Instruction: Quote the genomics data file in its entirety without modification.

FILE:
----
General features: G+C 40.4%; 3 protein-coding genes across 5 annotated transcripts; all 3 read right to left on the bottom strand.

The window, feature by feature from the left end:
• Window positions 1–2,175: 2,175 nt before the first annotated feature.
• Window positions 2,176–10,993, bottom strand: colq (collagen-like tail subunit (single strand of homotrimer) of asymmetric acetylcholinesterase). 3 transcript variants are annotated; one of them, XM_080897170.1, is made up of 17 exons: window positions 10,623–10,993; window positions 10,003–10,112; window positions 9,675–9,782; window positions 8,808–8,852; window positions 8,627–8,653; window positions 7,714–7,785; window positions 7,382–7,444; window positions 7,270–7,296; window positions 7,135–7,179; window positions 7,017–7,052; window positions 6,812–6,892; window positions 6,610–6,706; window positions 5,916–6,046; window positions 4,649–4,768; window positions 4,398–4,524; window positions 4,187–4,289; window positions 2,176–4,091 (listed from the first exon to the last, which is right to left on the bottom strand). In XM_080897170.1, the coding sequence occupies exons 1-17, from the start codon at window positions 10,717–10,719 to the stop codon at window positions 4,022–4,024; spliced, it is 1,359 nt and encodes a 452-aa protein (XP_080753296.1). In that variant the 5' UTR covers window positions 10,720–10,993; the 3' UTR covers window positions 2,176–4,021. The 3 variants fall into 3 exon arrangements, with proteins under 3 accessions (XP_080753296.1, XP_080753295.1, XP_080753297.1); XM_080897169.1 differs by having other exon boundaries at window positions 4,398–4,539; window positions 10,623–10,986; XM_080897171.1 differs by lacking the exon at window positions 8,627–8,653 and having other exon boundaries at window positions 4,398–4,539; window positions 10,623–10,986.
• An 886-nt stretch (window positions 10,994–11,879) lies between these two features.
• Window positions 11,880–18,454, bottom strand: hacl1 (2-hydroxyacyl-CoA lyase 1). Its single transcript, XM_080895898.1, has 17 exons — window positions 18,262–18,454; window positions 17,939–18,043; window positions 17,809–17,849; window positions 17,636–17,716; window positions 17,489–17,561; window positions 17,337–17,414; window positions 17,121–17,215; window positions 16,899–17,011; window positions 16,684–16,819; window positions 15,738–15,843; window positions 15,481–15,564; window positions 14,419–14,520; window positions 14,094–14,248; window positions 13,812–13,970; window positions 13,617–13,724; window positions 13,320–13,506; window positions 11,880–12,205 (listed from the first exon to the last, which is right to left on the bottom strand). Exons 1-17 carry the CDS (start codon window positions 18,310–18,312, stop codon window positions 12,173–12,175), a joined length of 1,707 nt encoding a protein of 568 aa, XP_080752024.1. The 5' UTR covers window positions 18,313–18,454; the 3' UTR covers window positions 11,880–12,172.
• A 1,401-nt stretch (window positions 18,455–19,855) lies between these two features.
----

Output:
General features: G+C 40.4%; 3 protein-coding genes across 5 annotated transcripts; all 3 read right to left on the bottom strand.

The window, feature by feature from the left end:
• Window positions 1–2,175: 2,175 nt before the first annotated feature.
• Window positions 2,176–10,993, bottom strand: colq (collagen-like tail subunit (single strand of homotrimer) of asymmetric acetylcholinesterase). 3 transcript variants are annotated; one of them, XM_080897170.1, is made up of 17 exons: window positions 10,623–10,993; window positions 10,003–10,112; window positions 9,675–9,782; window positions 8,808–8,852; window positions 8,627–8,653; window positions 7,714–7,785; window positions 7,382–7,444; window positions 7,270–7,296; window positions 7,135–7,179; window positions 7,017–7,052; window positions 6,812–6,892; window positions 6,610–6,706; window positions 5,916–6,046; window positions 4,649–4,768; window positions 4,398–4,524; window positions 4,187–4,289; window positions 2,176–4,091 (listed from the first exon to the last, which is right to left on the bottom strand). In XM_080897170.1, the coding sequence occupies exons 1-17, from the start codon at window positions 10,717–10,719 to the stop codon at window positions 4,022–4,024; spliced, it is 1,359 nt and encodes a 452-aa protein (XP_080753296.1). In that variant the 5' UTR covers window positions 10,720–10,993; the 3' UTR covers window positions 2,176–4,021. The 3 variants fall into 3 exon arrangements, with proteins under 3 accessions (XP_080753296.1, XP_080753295.1, XP_080753297.1); XM_080897169.1 differs by having other exon boundaries at window positions 4,398–4,539; window positions 10,623–10,986; XM_080897171.1 differs by lacking the exon at window positions 8,627–8,653 and having other exon boundaries at window positions 4,398–4,539; window positions 10,623–10,986.
• An 886-nt stretch (window positions 10,994–11,879) lies between these two features.
• Window positions 11,880–18,454, bottom strand: hacl1 (2-hydroxyacyl-CoA lyase 1). Its single transcript, XM_080895898.1, has 17 exons — window positions 18,262–18,454; window positions 17,939–18,043; window positions 17,809–17,849; window positions 17,636–17,716; window positions 17,489–17,561; window positions 17,337–17,414; window positions 17,121–17,215; window positions 16,899–17,011; window positions 16,684–16,819; window positions 15,738–15,843; window positions 15,481–15,564; window positions 14,419–14,520; window positions 14,094–14,248; window positions 13,812–13,970; window positions 13,617–13,724; window positions 13,320–13,506; window positions 11,880–12,205 (listed from the first exon to the last, which is right to left on the bottom strand). Exons 1-17 carry the CDS (start codon window positions 18,310–18,312, stop codon window positions 12,173–12,175), a joined length of 1,707 nt encoding a protein of 568 aa, XP_080752024.1. The 5' UTR covers window positions 18,313–18,454; the 3' UTR covers window positions 11,880–12,172.
• A 1,401-nt stretch (window positions 18,455–19,855) lies between these two features.